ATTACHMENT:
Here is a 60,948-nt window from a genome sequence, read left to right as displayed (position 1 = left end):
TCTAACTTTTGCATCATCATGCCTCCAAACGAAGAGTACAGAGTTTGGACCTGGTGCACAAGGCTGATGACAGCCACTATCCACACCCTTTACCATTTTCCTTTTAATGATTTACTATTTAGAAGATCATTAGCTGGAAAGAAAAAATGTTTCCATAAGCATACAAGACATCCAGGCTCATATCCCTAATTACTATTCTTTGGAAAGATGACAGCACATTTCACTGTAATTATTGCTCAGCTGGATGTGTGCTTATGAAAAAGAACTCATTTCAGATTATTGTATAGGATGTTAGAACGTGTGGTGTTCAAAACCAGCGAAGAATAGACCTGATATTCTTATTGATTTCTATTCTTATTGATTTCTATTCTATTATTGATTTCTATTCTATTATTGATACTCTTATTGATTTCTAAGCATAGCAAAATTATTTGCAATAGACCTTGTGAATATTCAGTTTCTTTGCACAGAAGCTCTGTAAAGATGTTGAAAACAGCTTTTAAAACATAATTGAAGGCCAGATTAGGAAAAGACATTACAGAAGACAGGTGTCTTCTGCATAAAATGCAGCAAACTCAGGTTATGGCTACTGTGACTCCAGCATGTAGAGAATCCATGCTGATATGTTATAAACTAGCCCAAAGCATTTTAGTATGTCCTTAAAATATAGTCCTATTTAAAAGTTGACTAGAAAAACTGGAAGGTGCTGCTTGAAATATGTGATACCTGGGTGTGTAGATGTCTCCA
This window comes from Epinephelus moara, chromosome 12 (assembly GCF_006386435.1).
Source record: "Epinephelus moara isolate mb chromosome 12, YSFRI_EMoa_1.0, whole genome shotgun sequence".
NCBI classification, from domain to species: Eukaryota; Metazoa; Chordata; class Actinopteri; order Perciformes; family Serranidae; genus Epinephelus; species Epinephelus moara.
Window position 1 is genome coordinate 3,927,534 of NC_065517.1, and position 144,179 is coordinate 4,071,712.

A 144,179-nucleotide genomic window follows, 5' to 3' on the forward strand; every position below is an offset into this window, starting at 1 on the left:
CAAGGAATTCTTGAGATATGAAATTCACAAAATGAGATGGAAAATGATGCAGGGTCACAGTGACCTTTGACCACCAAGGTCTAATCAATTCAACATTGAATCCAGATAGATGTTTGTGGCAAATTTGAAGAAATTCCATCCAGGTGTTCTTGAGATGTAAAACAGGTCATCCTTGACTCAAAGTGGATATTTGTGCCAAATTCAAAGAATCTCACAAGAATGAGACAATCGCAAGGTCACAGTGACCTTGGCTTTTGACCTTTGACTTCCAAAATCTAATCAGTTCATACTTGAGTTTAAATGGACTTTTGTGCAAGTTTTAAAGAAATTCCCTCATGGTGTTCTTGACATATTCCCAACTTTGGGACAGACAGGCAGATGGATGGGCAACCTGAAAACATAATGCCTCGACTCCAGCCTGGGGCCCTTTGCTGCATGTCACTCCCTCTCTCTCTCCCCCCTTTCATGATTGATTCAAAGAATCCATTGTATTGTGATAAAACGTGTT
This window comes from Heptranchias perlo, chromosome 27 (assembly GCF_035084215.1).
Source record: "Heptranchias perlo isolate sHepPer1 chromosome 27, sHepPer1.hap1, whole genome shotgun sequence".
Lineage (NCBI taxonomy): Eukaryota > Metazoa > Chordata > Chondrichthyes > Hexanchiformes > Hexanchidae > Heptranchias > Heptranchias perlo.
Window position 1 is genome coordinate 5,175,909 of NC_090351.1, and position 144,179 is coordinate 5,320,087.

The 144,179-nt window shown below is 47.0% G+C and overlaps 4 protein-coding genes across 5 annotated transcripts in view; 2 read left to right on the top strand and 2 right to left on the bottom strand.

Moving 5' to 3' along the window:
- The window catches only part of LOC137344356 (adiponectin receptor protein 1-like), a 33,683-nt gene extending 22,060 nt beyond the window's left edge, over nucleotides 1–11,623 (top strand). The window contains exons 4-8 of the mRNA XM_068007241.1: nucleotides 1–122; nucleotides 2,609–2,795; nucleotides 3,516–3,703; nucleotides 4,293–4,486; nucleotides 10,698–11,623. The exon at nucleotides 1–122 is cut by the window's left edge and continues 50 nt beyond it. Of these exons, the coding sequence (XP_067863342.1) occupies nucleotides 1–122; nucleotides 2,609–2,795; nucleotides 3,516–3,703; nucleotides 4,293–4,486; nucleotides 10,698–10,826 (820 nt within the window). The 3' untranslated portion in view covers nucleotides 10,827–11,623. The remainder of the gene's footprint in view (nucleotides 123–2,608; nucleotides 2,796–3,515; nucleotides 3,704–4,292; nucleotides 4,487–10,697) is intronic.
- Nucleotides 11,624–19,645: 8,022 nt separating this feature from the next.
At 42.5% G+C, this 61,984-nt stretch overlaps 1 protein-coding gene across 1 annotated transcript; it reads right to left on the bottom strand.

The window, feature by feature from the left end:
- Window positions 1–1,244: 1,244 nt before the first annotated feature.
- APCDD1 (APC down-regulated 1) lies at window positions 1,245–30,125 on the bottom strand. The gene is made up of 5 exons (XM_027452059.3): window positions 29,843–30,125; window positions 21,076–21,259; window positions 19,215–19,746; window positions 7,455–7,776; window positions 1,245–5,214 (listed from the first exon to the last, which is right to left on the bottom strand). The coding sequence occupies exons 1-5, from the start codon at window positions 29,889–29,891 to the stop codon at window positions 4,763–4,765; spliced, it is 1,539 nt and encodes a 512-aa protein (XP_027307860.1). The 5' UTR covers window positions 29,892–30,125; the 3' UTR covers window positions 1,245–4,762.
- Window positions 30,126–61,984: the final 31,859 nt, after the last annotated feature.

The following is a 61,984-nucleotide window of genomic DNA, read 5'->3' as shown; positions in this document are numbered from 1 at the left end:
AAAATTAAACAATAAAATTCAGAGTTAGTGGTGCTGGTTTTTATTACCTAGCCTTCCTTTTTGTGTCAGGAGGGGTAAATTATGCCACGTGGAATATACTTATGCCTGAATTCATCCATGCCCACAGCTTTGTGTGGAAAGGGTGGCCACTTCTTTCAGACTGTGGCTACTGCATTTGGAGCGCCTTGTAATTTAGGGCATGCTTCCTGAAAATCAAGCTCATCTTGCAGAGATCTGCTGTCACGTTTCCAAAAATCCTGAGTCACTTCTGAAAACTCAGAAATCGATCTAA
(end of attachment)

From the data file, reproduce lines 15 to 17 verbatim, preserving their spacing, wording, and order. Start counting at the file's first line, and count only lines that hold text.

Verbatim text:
- The window catches only part of LOC137344356 (adiponectin receptor protein 1-like), a 33,683-nt gene extending 22,060 nt beyond the window's left edge, over nucleotides 1–11,623 (top strand). The window contains exons 4-8 of the mRNA XM_068007241.1: nucleotides 1–122; nucleotides 2,609–2,795; nucleotides 3,516–3,703; nucleotides 4,293–4,486; nucleotides 10,698–11,623. The exon at nucleotides 1–122 is cut by the window's left edge and continues 50 nt beyond it. Of these exons, the coding sequence (XP_067863342.1) occupies nucleotides 1–122; nucleotides 2,609–2,795; nucleotides 3,516–3,703; nucleotides 4,293–4,486; nucleotides 10,698–10,826 (820 nt within the window). The 3' untranslated portion in view covers nucleotides 10,827–11,623. The remainder of the gene's footprint in view (nucleotides 123–2,608; nucleotides 2,796–3,515; nucleotides 3,704–4,292; nucleotides 4,487–10,697) is intronic.
- Nucleotides 11,624–19,645: 8,022 nt separating this feature from the next.
At 42.5% G+C, this 61,984-nt stretch overlaps 1 protein-coding gene across 1 annotated transcript; it reads right to left on the bottom strand.